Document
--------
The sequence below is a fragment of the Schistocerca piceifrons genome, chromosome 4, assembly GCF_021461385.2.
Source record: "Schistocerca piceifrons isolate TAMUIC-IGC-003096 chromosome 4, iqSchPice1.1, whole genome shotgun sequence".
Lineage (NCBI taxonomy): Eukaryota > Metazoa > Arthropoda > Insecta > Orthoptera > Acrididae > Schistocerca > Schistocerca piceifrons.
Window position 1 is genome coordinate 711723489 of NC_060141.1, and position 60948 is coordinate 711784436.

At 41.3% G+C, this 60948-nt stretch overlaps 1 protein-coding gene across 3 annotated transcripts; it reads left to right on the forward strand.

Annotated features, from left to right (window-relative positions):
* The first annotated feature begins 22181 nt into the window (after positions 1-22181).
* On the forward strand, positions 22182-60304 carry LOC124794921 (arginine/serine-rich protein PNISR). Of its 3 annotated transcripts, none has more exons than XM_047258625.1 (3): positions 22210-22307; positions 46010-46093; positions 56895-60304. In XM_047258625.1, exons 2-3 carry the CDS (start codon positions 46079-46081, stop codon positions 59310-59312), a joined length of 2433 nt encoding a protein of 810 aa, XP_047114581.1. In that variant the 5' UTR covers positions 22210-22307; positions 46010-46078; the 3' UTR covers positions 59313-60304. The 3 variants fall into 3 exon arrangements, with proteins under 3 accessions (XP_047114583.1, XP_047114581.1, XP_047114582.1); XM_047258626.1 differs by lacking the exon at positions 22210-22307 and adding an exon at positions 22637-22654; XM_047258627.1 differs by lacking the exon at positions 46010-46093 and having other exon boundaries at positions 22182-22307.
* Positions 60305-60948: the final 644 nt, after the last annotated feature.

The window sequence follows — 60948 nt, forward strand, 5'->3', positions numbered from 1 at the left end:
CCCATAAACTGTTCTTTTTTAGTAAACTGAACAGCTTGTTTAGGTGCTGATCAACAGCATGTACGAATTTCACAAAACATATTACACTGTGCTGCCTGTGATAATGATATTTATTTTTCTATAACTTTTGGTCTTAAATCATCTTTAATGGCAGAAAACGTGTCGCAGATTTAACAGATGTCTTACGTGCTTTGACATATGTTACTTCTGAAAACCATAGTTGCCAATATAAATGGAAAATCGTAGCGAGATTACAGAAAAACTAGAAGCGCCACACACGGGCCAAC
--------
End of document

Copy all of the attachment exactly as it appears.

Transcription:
The sequence below is a fragment of the Schistocerca piceifrons genome, chromosome 4, assembly GCF_021461385.2.
Source record: "Schistocerca piceifrons isolate TAMUIC-IGC-003096 chromosome 4, iqSchPice1.1, whole genome shotgun sequence".
Lineage (NCBI taxonomy): Eukaryota > Metazoa > Arthropoda > Insecta > Orthoptera > Acrididae > Schistocerca > Schistocerca piceifrons.
Window position 1 is genome coordinate 711723489 of NC_060141.1, and position 60948 is coordinate 711784436.

At 41.3% G+C, this 60948-nt stretch overlaps 1 protein-coding gene across 3 annotated transcripts; it reads left to right on the forward strand.

Annotated features, from left to right (window-relative positions):
* The first annotated feature begins 22181 nt into the window (after positions 1-22181).
* On the forward strand, positions 22182-60304 carry LOC124794921 (arginine/serine-rich protein PNISR). Of its 3 annotated transcripts, none has more exons than XM_047258625.1 (3): positions 22210-22307; positions 46010-46093; positions 56895-60304. In XM_047258625.1, exons 2-3 carry the CDS (start codon positions 46079-46081, stop codon positions 59310-59312), a joined length of 2433 nt encoding a protein of 810 aa, XP_047114581.1. In that variant the 5' UTR covers positions 22210-22307; positions 46010-46078; the 3' UTR covers positions 59313-60304. The 3 variants fall into 3 exon arrangements, with proteins under 3 accessions (XP_047114583.1, XP_047114581.1, XP_047114582.1); XM_047258626.1 differs by lacking the exon at positions 22210-22307 and adding an exon at positions 22637-22654; XM_047258627.1 differs by lacking the exon at positions 46010-46093 and having other exon boundaries at positions 22182-22307.
* Positions 60305-60948: the final 644 nt, after the last annotated feature.

The window sequence follows — 60948 nt, forward strand, 5'->3', positions numbered from 1 at the left end:
CCCATAAACTGTTCTTTTTTAGTAAACTGAACAGCTTGTTTAGGTGCTGATCAACAGCATGTACGAATTTCACAAAACATATTACACTGTGCTGCCTGTGATAATGATATTTATTTTTCTATAACTTTTGGTCTTAAATCATCTTTAATGGCAGAAAACGTGTCGCAGATTTAACAGATGTCTTACGTGCTTTGACATATGTTACTTCTGAAAACCATAGTTGCCAATATAAATGGAAAATCGTAGCGAGATTACAGAAAAACTAGAAGCGCCACACACGGGCCAAC